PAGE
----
Students learn more by actively engaging information, rather than just re-reading it. The following study tools have been proven effective for many college students—the choice of which tool to use depends on the individual and the material to be learned.
Write vocabulary words on the front and definitions on the back, or questions on the front and answers on the back. Creating the flash cards will help you learn and remember the material, and using them to self-test is a very effective way to review.
Condense large amounts of information (e.g. several weeks of notes or a chapter from a textbook) into a page or two. This organizes the information for easy reference and forces you to review the material while identifying the important points.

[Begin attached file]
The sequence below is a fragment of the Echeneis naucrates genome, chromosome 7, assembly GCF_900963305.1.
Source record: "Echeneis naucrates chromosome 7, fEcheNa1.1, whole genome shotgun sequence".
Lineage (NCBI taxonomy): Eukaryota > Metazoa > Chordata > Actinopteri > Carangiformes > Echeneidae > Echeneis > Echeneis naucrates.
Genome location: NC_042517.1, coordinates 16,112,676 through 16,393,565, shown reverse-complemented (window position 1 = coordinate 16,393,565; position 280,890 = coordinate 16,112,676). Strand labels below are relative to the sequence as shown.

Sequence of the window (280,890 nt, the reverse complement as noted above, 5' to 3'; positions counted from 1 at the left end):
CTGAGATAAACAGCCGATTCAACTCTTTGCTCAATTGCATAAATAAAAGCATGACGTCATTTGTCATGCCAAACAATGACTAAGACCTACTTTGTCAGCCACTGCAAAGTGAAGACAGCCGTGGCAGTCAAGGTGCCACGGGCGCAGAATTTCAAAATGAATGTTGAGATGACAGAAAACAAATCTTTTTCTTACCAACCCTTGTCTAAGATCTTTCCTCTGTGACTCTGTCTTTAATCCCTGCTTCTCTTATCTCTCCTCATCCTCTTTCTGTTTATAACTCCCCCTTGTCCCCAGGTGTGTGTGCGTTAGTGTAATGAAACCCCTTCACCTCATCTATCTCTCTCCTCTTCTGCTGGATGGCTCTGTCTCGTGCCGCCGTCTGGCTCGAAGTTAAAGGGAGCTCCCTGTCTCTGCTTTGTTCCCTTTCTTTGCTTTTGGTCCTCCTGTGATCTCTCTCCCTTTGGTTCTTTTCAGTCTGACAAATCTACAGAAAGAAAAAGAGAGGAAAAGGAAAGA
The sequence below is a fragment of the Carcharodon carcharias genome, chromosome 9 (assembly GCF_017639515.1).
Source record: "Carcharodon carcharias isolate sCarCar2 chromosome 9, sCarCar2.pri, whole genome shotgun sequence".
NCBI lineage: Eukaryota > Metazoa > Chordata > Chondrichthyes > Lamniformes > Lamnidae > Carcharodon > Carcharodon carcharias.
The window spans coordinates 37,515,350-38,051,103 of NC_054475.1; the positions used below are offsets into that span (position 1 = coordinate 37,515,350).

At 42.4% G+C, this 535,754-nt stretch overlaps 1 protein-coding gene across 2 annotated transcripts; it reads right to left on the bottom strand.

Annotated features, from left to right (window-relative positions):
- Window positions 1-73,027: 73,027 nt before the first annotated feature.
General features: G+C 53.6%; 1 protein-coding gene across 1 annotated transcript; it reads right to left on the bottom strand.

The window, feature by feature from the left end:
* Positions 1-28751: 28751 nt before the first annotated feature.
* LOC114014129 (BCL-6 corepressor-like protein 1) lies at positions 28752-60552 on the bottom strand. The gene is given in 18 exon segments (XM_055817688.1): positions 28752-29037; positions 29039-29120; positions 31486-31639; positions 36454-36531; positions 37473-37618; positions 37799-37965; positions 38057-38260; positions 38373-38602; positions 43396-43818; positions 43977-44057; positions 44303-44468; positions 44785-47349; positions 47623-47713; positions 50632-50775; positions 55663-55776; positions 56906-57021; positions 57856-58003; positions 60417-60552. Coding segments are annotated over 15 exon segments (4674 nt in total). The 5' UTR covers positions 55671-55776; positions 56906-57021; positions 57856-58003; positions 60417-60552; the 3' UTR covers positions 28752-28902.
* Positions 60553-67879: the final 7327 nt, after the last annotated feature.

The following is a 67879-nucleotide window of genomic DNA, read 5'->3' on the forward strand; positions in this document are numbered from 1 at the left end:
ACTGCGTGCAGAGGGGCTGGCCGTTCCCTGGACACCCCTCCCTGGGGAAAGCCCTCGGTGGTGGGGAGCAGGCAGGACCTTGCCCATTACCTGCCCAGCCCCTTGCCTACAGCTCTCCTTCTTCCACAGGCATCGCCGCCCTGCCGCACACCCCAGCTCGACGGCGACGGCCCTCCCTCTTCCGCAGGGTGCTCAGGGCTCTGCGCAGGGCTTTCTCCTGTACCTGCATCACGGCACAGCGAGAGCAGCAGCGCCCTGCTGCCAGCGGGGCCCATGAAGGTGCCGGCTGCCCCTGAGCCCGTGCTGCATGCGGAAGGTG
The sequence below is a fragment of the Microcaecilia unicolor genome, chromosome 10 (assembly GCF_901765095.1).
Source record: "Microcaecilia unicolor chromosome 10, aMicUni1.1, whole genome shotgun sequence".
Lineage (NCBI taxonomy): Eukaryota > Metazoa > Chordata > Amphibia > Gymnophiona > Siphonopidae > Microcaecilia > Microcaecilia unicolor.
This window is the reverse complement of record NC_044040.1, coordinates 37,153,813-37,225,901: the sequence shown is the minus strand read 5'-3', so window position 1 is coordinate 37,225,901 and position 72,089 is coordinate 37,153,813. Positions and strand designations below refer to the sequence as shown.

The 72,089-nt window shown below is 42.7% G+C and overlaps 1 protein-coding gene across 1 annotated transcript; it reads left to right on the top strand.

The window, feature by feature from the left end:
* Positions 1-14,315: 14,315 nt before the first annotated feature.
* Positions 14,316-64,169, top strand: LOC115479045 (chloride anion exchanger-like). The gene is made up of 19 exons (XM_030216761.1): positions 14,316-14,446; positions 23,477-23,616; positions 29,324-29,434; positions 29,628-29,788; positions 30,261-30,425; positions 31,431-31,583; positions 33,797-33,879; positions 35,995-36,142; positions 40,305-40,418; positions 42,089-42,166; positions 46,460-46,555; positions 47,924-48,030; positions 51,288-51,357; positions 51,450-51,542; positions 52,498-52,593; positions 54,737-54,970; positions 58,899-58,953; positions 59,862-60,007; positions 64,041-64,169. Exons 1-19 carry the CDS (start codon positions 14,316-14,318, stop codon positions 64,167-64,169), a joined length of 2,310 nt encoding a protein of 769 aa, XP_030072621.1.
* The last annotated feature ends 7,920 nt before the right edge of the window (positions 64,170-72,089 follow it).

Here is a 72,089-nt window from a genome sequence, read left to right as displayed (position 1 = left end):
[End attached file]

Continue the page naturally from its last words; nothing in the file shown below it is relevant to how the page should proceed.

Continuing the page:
Creating a time line helps you organize information from classes that deal with chronological order. Time lines will give a visual image of the information, making it easier to recall during testing. This is also a good way to put isolated events in context and see the progression of events or ideas.
Charts are an effective format for organizing information into categories or subtypes. While you may be familiar with charts in a math or science setting, charts can be used for many types of classes, for instance a language class.
Predicting Test Questions
Predicting test questions is a way to create a study guide in advance. Mark lecture notes when the professor mentions a key point; when you review the notes, record the item on a "Possible Test Questions" page. Keep similar records while reading the course text. When it comes time for a test, you have a homemade reference of key points and ideas!